Deaf Voice and the Invention of Community InterpretingJournal of Interpretation
AbstractThis article poses the existence of a relational model of interpreting that is already rooted in culturally Deaf ways of using evolved interpreters for intercultural communication. Deaf criticism of professional interpreters directs attention to the history of simultaneous interpretation and its origins at the Nuremberg trials. The birth of professional spoken language simultaneous interpretation occurred as a result of new technology used in a new situation. In that setting, the role space of the interpreter was created and confined within a language regime based on unquestioned and therefore non-negotiable values. The Deaf voice has been raised in protest against some of the restrictions of this model for half a century. During this time, sign language interpreters and practitioner-researchers have been watching and learning. Finally, recent theoretical concepts have begun to shape the framework of an alternative paradigm.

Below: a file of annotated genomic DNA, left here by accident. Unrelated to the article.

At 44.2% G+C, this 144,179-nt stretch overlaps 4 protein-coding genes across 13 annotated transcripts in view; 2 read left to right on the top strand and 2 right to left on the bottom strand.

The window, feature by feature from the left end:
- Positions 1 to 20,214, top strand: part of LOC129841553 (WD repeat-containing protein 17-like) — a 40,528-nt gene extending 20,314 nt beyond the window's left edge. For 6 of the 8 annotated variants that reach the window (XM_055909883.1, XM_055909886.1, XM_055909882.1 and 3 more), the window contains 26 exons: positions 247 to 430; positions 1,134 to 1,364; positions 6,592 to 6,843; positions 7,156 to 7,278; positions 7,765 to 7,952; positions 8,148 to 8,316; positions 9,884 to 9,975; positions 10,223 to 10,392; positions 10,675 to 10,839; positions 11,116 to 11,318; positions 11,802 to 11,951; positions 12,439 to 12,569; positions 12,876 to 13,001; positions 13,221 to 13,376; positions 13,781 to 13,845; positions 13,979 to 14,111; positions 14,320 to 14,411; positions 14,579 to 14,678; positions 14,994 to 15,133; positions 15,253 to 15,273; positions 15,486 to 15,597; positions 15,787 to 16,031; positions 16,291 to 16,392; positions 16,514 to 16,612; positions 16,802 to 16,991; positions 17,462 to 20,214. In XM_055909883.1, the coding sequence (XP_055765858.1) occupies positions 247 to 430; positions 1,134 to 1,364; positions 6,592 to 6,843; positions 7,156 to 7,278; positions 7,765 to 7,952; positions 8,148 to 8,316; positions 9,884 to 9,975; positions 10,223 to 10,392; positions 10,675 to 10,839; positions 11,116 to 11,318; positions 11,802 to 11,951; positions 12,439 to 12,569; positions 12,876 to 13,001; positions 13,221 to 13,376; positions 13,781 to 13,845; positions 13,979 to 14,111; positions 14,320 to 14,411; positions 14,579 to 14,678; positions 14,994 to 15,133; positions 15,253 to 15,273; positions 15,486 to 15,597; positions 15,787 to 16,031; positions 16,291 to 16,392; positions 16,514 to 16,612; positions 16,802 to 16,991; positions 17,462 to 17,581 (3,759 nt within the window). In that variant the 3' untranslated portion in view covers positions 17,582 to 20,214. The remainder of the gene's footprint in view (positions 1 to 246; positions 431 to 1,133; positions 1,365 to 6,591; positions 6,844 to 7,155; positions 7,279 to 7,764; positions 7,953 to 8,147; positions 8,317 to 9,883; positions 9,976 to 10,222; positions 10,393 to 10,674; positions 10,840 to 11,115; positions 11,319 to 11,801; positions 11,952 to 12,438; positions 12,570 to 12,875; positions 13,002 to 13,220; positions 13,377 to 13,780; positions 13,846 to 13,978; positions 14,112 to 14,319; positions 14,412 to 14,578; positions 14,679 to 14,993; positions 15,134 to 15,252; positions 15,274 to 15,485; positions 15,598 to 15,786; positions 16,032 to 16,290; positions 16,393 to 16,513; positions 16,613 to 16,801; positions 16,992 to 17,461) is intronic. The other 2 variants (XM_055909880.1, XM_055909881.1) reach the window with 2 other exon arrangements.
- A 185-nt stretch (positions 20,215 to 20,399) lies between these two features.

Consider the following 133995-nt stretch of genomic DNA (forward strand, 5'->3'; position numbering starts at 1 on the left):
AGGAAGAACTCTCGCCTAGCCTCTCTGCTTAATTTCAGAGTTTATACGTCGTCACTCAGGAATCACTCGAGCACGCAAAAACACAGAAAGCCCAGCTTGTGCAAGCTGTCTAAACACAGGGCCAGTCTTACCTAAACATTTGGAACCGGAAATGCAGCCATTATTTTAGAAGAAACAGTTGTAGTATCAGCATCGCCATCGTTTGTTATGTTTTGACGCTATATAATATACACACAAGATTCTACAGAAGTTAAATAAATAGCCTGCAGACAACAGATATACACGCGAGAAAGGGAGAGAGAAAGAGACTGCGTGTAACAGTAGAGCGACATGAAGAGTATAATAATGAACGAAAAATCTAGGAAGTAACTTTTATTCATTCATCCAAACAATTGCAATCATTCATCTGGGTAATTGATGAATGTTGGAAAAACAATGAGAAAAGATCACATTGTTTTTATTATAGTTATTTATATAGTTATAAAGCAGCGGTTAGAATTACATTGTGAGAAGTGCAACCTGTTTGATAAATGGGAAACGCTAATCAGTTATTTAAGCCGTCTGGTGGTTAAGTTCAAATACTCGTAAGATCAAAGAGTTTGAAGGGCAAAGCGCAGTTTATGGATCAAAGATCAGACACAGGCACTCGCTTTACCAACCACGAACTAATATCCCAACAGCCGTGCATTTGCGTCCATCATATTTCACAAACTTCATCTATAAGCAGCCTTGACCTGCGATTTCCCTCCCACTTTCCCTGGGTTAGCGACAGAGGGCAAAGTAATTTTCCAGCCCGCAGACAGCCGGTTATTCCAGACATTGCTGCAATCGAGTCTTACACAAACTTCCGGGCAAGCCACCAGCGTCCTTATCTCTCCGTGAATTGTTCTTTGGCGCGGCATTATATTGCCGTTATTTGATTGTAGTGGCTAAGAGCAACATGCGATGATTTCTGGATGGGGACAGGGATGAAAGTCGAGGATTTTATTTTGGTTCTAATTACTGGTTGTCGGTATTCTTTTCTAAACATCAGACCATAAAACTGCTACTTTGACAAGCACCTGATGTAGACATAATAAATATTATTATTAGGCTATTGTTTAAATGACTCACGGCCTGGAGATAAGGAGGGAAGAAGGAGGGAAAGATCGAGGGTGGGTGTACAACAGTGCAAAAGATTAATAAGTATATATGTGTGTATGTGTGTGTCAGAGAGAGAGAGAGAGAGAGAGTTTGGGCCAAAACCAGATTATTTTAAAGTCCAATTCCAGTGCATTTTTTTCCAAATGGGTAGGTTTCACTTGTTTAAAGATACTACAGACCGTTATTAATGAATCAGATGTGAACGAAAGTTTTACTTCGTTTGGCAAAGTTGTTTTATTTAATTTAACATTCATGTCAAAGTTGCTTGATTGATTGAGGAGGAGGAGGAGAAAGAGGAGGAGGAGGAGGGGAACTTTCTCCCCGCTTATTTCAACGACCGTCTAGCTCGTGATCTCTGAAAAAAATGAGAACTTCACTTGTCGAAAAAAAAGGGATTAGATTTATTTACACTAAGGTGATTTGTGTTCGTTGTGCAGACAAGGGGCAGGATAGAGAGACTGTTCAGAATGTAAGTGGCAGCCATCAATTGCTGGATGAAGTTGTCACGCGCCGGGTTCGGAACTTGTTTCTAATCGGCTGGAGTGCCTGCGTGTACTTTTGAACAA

Citation InformationStephanie Jo Kent. "Deaf Voice and the Invention of Community Interpreting"
Available at: http://works.bepress.com/stephanie_jo_kent/1/